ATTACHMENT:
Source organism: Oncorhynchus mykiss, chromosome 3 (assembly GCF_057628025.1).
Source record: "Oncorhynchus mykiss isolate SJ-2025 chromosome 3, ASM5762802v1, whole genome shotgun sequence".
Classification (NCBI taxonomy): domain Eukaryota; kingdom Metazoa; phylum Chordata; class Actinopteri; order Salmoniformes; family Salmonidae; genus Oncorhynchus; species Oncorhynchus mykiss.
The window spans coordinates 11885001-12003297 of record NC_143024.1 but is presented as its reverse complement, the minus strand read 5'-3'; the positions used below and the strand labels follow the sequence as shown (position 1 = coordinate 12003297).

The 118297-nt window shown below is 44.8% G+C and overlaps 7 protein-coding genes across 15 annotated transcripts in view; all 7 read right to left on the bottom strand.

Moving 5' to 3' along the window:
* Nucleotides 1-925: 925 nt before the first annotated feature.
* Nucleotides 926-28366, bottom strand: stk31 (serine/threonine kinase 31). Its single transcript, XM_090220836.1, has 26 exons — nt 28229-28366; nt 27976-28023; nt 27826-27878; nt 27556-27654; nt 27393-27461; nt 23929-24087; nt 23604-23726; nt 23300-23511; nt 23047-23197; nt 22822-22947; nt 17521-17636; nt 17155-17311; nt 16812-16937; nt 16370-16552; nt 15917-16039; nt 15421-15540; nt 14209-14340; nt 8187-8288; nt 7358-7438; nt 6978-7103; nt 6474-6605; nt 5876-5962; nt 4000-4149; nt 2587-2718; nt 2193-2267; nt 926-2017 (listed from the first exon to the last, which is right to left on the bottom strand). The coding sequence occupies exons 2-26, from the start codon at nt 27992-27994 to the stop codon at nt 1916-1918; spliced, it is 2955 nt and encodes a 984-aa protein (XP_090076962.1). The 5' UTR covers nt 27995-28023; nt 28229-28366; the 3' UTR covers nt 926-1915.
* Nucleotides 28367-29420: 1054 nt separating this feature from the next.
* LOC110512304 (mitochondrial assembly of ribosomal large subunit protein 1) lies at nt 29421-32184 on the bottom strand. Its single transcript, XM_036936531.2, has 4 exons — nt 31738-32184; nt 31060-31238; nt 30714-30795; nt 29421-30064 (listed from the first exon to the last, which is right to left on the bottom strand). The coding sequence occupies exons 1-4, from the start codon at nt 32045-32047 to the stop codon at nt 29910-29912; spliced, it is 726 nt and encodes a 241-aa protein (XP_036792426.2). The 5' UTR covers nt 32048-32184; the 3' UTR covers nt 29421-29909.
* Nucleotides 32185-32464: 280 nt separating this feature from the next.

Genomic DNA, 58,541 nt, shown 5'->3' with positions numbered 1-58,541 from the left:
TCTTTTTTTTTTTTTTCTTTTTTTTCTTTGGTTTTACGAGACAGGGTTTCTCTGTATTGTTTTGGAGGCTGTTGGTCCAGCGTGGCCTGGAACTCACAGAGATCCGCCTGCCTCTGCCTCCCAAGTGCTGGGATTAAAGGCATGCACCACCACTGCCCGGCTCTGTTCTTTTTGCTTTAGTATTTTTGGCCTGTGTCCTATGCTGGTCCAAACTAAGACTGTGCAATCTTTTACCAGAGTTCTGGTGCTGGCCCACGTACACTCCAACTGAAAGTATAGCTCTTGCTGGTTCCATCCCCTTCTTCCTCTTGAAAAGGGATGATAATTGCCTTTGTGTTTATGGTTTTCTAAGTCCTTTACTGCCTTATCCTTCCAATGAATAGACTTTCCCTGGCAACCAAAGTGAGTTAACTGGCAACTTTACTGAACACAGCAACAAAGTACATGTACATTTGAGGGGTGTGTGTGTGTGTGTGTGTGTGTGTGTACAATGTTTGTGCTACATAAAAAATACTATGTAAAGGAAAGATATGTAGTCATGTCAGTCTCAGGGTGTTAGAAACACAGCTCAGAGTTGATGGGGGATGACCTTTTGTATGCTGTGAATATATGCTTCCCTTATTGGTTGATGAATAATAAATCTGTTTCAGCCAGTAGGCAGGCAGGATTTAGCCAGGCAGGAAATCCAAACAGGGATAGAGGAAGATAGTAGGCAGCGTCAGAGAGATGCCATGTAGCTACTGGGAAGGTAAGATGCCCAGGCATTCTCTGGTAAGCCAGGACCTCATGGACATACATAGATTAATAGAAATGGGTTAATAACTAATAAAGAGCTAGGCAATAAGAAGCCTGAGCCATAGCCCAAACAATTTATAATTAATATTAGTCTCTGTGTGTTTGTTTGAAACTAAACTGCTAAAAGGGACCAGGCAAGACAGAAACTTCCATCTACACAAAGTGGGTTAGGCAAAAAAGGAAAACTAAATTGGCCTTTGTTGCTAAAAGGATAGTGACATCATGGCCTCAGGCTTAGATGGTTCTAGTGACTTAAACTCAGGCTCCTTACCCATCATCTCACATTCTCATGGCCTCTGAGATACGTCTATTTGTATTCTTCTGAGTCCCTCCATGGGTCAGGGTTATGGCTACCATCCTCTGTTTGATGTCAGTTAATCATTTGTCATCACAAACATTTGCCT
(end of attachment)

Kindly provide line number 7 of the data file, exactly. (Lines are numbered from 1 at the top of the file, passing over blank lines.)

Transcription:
* Nucleotides 1-925: 925 nt before the first annotated feature.